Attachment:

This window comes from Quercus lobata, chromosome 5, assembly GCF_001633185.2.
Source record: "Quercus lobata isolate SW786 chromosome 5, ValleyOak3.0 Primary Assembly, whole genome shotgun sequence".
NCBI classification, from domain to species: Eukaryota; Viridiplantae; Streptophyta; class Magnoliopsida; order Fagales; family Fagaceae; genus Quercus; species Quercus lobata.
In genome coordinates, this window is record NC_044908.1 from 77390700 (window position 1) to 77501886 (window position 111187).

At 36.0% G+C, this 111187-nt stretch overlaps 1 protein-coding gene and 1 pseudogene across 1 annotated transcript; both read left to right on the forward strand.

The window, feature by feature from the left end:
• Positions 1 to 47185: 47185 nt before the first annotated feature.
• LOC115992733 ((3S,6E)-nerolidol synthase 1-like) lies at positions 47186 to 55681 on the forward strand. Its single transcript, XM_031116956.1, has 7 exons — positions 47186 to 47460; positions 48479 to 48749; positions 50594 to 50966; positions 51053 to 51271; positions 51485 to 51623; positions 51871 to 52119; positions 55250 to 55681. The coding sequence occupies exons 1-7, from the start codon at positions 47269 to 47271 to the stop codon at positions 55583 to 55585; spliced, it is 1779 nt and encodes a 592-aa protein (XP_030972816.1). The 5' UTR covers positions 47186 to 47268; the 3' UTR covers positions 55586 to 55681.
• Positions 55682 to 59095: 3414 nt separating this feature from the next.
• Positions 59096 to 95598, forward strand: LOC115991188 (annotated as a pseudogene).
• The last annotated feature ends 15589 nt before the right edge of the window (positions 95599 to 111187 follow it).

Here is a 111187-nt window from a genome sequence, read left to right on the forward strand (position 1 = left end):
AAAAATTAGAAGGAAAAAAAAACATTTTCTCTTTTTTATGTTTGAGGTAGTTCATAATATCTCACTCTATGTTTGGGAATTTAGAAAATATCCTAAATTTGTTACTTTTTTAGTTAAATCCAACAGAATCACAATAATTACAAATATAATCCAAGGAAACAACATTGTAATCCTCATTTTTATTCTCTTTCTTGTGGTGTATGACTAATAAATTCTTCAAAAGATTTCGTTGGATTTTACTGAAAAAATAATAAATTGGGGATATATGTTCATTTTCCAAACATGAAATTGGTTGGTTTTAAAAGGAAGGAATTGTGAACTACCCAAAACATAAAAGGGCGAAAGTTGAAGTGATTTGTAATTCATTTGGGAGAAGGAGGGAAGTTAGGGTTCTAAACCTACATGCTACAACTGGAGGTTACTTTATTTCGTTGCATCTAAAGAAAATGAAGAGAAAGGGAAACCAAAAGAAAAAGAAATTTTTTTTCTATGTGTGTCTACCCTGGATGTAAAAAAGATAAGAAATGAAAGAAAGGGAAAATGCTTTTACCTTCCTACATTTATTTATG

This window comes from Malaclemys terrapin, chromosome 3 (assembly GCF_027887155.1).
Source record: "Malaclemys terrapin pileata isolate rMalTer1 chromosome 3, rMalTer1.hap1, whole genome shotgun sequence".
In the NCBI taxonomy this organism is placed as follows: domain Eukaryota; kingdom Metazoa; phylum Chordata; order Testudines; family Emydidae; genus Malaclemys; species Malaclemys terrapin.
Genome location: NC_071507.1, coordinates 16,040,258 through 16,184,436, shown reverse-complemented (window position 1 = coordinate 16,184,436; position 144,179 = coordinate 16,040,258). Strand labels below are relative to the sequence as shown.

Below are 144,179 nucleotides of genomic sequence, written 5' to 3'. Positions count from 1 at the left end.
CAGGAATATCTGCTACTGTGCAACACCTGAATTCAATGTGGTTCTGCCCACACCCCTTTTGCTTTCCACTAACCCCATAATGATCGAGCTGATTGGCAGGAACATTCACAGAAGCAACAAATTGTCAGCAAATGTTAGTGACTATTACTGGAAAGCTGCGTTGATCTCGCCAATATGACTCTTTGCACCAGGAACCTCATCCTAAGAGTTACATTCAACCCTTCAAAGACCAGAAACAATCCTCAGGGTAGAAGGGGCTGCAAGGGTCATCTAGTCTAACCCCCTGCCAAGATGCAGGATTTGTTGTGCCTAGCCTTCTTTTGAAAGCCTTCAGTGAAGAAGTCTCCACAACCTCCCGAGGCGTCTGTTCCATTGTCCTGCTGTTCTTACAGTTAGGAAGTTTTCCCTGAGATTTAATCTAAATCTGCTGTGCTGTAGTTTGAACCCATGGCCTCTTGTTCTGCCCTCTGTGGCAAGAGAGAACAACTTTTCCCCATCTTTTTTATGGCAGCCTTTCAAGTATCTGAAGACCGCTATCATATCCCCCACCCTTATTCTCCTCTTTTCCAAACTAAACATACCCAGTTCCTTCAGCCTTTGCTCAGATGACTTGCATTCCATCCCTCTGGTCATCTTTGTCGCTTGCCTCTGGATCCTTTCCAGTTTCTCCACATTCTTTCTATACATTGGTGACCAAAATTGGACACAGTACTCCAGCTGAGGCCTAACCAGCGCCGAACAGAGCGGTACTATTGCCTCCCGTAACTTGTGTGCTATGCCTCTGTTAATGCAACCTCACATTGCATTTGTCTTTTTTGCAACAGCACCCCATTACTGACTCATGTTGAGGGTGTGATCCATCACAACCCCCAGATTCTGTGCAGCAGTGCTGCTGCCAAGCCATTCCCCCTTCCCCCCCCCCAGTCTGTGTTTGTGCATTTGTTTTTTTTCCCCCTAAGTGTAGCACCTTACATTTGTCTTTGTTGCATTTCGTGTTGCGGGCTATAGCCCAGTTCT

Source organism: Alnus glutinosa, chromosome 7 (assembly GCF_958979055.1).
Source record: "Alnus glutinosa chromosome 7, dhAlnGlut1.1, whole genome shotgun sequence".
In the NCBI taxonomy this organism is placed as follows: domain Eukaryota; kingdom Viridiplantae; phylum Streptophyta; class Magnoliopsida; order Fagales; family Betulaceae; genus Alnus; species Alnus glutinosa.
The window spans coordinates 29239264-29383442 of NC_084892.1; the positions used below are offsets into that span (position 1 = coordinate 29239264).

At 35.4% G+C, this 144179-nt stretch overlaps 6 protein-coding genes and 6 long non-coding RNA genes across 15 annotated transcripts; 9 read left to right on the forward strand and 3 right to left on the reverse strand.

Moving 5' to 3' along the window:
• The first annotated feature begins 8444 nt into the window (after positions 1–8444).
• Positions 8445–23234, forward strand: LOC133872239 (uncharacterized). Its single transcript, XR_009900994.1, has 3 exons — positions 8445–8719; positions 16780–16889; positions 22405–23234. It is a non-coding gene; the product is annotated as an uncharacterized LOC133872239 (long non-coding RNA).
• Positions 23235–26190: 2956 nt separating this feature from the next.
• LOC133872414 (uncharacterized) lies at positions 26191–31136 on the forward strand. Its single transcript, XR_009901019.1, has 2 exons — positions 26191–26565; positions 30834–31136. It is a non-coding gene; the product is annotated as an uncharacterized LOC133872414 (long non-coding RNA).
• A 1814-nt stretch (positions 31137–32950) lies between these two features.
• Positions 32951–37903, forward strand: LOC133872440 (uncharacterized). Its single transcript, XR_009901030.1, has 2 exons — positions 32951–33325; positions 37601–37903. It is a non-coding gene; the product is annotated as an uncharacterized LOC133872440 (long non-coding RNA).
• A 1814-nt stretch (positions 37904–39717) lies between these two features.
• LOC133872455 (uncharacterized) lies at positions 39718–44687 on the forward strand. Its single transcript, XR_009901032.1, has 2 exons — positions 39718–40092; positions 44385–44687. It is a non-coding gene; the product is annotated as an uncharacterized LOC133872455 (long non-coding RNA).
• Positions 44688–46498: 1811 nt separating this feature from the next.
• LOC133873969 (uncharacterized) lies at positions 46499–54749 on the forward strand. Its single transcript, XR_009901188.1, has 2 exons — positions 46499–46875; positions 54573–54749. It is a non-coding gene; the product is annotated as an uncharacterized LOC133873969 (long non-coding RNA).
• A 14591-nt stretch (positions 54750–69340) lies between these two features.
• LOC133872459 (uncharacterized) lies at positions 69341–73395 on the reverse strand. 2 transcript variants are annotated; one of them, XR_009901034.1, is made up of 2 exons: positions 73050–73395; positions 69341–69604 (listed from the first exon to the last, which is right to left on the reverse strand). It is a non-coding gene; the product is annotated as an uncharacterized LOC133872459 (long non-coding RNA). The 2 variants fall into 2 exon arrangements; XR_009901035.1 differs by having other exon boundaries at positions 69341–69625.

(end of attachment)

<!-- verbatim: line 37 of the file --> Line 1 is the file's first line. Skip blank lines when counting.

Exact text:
• LOC133872459 (uncharacterized) lies at positions 69341–73395 on the reverse strand. 2 transcript variants are annotated; one of them, XR_009901034.1, is made up of 2 exons: positions 73050–73395; positions 69341–69604 (listed from the first exon to the last, which is right to left on the reverse strand). It is a non-coding gene; the product is annotated as an uncharacterized LOC133872459 (long non-coding RNA). The 2 variants fall into 2 exon arrangements; XR_009901035.1 differs by having other exon boundaries at positions 69341–69625.